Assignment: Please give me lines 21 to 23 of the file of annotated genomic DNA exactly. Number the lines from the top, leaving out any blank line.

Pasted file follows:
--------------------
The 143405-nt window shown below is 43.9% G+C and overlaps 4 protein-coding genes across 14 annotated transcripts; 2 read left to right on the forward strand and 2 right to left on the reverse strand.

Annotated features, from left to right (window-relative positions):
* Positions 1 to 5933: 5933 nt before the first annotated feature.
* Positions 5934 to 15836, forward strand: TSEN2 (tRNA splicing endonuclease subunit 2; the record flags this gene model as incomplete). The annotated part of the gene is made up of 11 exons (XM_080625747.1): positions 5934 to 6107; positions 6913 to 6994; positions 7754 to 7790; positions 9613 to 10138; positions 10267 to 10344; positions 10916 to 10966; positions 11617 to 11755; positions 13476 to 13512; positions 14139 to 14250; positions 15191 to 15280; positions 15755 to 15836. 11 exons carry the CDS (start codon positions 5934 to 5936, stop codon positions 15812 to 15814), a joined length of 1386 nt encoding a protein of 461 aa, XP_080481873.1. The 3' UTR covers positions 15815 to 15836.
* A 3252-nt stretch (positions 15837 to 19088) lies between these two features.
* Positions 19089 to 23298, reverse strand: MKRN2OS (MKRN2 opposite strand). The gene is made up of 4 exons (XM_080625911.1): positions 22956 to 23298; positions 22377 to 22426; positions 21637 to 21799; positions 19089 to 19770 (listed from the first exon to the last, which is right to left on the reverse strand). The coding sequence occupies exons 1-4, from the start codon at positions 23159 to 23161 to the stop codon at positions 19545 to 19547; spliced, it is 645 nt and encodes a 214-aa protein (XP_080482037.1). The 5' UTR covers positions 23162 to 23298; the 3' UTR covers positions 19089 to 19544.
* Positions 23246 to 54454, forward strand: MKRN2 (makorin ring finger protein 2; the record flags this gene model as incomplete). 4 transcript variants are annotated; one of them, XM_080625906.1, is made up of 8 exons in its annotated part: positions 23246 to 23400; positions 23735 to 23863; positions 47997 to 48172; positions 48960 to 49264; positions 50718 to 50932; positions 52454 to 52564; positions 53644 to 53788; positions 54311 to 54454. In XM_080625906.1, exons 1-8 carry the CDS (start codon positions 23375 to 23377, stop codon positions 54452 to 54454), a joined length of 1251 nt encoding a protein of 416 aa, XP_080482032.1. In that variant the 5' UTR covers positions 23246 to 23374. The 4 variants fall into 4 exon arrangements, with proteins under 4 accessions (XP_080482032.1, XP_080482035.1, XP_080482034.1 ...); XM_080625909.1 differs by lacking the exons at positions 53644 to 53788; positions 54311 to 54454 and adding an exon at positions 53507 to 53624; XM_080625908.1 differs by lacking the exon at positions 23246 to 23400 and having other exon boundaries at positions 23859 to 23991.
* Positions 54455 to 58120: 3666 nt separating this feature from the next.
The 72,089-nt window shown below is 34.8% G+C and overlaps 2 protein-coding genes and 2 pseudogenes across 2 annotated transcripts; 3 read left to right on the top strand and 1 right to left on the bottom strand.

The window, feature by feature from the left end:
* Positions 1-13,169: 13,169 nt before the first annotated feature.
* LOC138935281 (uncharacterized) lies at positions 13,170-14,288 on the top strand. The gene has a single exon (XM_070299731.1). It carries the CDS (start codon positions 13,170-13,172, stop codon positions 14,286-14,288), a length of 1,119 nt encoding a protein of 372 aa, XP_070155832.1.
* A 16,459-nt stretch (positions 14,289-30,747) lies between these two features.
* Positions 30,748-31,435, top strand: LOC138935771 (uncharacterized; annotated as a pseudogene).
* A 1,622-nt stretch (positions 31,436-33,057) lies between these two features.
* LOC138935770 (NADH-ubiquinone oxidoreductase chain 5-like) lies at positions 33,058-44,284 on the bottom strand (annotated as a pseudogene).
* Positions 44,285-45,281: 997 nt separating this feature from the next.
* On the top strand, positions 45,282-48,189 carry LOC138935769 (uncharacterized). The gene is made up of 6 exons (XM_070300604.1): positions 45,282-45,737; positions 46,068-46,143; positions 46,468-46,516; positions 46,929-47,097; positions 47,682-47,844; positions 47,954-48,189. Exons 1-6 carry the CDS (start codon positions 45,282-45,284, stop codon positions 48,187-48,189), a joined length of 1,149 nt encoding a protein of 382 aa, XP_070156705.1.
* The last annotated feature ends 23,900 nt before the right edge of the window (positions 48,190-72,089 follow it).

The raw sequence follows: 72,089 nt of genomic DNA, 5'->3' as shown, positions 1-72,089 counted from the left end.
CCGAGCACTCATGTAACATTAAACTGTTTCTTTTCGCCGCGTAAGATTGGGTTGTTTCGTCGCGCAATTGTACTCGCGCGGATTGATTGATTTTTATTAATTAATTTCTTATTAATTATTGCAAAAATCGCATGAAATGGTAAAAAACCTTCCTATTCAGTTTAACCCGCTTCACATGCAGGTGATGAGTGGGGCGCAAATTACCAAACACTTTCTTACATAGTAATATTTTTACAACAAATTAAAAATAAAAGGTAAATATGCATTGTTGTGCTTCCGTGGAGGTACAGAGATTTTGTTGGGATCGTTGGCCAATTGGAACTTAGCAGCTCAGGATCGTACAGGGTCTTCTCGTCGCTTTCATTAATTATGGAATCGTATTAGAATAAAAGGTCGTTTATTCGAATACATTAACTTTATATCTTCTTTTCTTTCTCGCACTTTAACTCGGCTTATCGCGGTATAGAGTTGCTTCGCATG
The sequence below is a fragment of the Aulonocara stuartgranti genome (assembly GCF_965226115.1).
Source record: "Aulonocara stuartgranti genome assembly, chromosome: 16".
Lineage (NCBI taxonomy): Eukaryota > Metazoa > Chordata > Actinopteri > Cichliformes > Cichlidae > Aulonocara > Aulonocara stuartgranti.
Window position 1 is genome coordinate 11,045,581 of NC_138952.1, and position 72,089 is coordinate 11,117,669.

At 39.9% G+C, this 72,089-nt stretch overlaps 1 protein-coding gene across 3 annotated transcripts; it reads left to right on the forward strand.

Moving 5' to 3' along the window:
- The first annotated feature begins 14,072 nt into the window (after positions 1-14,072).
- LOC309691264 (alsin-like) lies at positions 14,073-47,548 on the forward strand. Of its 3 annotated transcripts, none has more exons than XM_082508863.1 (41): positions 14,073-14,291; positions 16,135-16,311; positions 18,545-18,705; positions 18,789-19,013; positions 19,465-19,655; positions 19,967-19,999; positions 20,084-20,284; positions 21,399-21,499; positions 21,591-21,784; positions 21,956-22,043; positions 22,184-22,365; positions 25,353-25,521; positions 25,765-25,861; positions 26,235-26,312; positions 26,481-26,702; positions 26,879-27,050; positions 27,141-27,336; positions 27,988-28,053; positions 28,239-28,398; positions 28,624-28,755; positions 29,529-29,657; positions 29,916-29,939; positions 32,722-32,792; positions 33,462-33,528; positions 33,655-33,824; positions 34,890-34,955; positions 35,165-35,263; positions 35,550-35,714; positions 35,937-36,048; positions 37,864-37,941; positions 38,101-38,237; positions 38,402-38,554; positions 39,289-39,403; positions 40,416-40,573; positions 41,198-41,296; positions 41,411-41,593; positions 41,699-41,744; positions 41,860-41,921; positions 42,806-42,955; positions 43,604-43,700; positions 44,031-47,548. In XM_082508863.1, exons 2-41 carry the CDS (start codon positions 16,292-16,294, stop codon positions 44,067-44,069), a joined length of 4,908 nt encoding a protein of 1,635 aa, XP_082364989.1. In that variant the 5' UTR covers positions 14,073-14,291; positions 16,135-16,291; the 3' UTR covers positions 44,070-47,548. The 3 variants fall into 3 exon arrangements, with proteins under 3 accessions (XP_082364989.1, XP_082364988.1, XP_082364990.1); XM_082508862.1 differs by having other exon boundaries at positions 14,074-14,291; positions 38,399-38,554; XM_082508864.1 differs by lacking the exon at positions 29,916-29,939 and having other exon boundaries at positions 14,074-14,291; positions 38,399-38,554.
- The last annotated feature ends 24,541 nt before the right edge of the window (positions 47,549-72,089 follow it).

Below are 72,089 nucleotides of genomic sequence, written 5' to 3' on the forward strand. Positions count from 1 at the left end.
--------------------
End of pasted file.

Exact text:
CCGAGCACTCATGTAACATTAAACTGTTTCTTTTCGCCGCGTAAGATTGGGTTGTTTCGTCGCGCAATTGTACTCGCGCGGATTGATTGATTTTTATTAATTAATTTCTTATTAATTATTGCAAAAATCGCATGAAATGGTAAAAAACCTTCCTATTCAGTTTAACCCGCTTCACATGCAGGTGATGAGTGGGGCGCAAATTACCAAACACTTTCTTACATAGTAATATTTTTACAACAAATTAAAAATAAAAGGTAAATATGCATTGTTGTGCTTCCGTGGAGGTACAGAGATTTTGTTGGGATCGTTGGCCAATTGGAACTTAGCAGCTCAGGATCGTACAGGGTCTTCTCGTCGCTTTCATTAATTATGGAATCGTATTAGAATAAAAGGTCGTTTATTCGAATACATTAACTTTATATCTTCTTTTCTTTCTCGCACTTTAACTCGGCTTATCGCGGTATAGAGTTGCTTCGCATG
The sequence below is a fragment of the Aulonocara stuartgranti genome (assembly GCF_965226115.1).
Source record: "Aulonocara stuartgranti genome assembly, chromosome: 16".